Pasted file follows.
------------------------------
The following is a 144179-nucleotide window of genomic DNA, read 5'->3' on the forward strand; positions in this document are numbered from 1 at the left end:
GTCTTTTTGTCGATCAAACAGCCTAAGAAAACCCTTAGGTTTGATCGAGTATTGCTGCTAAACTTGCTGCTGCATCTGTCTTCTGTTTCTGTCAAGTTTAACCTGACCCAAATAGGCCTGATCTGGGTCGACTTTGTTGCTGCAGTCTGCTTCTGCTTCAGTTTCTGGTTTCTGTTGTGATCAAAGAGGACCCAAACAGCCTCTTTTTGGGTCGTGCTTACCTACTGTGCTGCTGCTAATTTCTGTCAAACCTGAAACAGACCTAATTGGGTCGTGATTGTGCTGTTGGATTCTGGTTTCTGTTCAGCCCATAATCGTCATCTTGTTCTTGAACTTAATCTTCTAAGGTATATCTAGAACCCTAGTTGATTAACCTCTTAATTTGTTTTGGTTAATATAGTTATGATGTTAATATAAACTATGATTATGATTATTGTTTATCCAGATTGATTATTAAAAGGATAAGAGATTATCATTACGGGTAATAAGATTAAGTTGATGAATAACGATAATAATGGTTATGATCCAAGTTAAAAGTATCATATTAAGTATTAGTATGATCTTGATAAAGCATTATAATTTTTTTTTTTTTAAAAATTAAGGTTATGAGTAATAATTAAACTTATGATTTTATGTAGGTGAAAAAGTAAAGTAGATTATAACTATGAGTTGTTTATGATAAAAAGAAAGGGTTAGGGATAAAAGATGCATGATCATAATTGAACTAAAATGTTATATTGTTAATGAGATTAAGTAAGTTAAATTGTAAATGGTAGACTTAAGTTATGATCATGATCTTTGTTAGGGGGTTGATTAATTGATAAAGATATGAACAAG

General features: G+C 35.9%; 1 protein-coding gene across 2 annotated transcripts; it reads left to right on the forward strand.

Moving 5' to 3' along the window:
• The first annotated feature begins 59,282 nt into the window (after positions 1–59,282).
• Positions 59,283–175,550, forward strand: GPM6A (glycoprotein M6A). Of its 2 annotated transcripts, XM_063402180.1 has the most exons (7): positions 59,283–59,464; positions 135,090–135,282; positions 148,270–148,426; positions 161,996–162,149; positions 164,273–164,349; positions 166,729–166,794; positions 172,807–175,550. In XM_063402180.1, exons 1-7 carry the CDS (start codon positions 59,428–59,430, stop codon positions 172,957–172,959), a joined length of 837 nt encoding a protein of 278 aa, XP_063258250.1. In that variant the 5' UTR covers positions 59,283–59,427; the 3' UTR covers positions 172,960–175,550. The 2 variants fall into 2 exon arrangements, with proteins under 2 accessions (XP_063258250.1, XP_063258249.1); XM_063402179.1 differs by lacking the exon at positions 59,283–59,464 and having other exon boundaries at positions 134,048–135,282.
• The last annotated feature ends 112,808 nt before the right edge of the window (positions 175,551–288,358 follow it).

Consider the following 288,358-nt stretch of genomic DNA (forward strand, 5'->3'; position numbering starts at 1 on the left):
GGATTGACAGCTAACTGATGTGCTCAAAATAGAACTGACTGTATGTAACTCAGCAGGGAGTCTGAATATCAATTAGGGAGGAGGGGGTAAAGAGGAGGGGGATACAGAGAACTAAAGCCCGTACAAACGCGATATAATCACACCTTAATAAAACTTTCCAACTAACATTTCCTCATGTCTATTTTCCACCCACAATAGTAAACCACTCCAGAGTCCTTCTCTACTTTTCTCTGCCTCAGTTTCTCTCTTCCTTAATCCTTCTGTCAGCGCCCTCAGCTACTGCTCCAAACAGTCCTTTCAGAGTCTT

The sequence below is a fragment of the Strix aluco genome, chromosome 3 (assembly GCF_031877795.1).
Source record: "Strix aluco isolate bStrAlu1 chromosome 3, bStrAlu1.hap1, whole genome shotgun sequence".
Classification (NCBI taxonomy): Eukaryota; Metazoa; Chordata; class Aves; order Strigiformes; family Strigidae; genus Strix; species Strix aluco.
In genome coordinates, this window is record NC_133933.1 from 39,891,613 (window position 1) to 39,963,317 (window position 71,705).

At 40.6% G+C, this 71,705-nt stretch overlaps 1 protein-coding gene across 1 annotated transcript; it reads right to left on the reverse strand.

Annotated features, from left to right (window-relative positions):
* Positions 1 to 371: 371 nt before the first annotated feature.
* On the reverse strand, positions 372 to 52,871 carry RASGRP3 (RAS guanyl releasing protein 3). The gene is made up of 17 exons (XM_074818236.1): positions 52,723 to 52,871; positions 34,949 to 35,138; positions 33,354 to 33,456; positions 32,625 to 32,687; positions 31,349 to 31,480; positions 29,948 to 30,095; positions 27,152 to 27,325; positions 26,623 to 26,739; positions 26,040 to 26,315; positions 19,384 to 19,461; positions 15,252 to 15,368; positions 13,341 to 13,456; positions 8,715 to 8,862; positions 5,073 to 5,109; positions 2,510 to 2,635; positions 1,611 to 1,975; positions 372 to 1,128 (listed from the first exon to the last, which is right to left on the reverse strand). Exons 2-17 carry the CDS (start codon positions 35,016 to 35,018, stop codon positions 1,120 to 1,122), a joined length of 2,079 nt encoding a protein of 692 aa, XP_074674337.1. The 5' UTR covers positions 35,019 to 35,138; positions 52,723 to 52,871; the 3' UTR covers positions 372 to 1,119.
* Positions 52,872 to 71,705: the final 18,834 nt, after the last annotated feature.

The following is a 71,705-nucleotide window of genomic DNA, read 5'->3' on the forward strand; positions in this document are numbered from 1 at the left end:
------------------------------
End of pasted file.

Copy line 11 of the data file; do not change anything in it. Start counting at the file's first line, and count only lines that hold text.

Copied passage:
Source record: "Strix aluco isolate bStrAlu1 chromosome 3, bStrAlu1.hap1, whole genome shotgun sequence".